What is the common thread in all of these battles in the Americas market(s)?  Quite simply, the operator revenues are not growing, or are not growing at the pace to keep up with Capex spend.  Networks are being extended and evolved not to add revenue, but instead to sustain revenue.  Here’s an example:  In the last 24 months I have moved my entire family to 4G.  My bill decreased.  More data was added to my plan.  My bill again decreased.  I then expanded my home DSL to a 30x increase in speed.  My bill stayed flat.  All of this involved more network capacity and expansion in products and services.  But I was not further monetized…I was just retained.

Capex optimization, if pursued for growth, could be considered a great goal and something to strive toward.  However, if Capex optimization is pursued to simply maintain your revenues (and market share), this should no longer be considered a goal, but instead a critical strategy for longer term survival.

So ultimately, how do operators monetize networks?  Perhaps the question needs to be focused on monetizing customers – by turning attention toward strategies that get more share of wallet.  Operators should invest Capex into supporting behavioural shifts in their customers.   Mobile wallet, xBanking, xCommerce, etc, need to be provided as revenue-generating services by the operators, for those customers.  It’s no longer about getting money for network services…it’s now about getting money from supporting a behaviour facilitated by those network services.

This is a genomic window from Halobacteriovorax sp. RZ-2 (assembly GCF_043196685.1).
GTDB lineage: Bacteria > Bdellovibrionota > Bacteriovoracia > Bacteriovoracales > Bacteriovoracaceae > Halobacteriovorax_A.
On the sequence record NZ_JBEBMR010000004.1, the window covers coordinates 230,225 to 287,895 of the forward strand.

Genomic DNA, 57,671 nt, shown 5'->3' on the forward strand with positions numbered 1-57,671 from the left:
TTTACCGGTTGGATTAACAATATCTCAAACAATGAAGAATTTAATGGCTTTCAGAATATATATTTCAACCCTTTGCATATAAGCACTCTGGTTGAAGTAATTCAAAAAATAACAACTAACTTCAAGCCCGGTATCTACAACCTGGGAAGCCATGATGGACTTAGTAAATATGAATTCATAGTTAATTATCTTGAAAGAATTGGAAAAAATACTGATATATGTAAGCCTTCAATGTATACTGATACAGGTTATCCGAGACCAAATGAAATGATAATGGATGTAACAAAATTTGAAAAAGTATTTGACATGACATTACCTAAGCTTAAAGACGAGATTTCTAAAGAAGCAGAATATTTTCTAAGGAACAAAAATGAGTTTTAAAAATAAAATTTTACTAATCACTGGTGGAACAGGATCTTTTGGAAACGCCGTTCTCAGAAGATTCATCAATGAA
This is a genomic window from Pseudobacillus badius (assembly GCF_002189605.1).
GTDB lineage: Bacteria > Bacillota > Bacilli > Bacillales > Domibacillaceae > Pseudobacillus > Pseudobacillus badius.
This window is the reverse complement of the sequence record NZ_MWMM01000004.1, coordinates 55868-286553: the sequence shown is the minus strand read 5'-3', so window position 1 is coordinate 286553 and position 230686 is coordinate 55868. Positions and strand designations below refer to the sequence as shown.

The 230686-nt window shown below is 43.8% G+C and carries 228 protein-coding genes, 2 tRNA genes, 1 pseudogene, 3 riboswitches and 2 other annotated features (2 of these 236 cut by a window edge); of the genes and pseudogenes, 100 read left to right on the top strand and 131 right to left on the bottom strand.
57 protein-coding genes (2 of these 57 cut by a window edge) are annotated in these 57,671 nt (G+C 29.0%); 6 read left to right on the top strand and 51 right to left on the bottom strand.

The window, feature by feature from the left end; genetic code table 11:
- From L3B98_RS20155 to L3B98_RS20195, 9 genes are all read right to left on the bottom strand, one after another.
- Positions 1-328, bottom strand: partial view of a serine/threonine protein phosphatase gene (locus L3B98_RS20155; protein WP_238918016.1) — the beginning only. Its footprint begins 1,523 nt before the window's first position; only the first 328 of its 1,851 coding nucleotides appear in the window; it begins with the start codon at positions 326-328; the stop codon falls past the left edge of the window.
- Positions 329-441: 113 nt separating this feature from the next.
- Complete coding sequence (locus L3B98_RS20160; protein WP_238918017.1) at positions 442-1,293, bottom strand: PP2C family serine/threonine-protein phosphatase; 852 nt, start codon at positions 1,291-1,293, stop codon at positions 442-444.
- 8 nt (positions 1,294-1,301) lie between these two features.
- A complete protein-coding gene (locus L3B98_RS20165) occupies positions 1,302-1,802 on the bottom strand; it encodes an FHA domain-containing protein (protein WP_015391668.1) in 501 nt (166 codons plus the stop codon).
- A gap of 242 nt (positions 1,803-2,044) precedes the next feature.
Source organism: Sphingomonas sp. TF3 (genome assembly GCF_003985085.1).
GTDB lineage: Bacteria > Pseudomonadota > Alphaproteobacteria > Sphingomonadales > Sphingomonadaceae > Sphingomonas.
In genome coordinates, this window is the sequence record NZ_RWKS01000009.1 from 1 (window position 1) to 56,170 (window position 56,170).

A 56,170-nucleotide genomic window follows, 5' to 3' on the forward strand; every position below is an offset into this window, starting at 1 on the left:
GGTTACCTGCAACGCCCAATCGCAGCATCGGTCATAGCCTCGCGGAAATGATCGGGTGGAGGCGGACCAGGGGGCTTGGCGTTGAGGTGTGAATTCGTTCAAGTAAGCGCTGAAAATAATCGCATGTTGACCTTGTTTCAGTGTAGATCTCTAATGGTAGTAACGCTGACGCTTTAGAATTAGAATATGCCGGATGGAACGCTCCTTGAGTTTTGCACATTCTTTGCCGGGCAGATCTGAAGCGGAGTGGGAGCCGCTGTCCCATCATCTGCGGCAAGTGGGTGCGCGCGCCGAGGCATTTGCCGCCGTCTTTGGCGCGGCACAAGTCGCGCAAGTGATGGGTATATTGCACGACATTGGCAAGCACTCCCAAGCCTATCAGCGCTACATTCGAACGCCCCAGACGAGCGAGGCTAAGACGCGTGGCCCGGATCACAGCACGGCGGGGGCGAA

John-Brooks

Vice President – Product Management – John Brooks serves as the Vice President of Product Management in Subex. He has over 26 years of experience in Telecommunications, spanning Fixed, Mobile, Data, and Video technologies. Within the industry Mr. Brooks was a board member for the GBA, founded the TM Forum Fraud team (authoring the first International Fraud Operations and Fraud Classifications guides), and now leads the TM Forum Network Asset Management team, focusing on transformative best practices for SDN/NFV operations. Over the years Mr. Brooks has served as an Advisory Board member for a prominent technical university, and has spoken at over 50 industry events and authored numerous papers on topics spanning IoT, Digital Disruption, Big Data, and Enterprise Risk Management. With Subex (formerly Connexn/Azure) since 1999, he has directed over 40 successful Cost, Revenue, and Business Optimization engagements at over 24 top-tier carriers globally, including AT&T, America Movil, BT, Vodafone, and Verizon.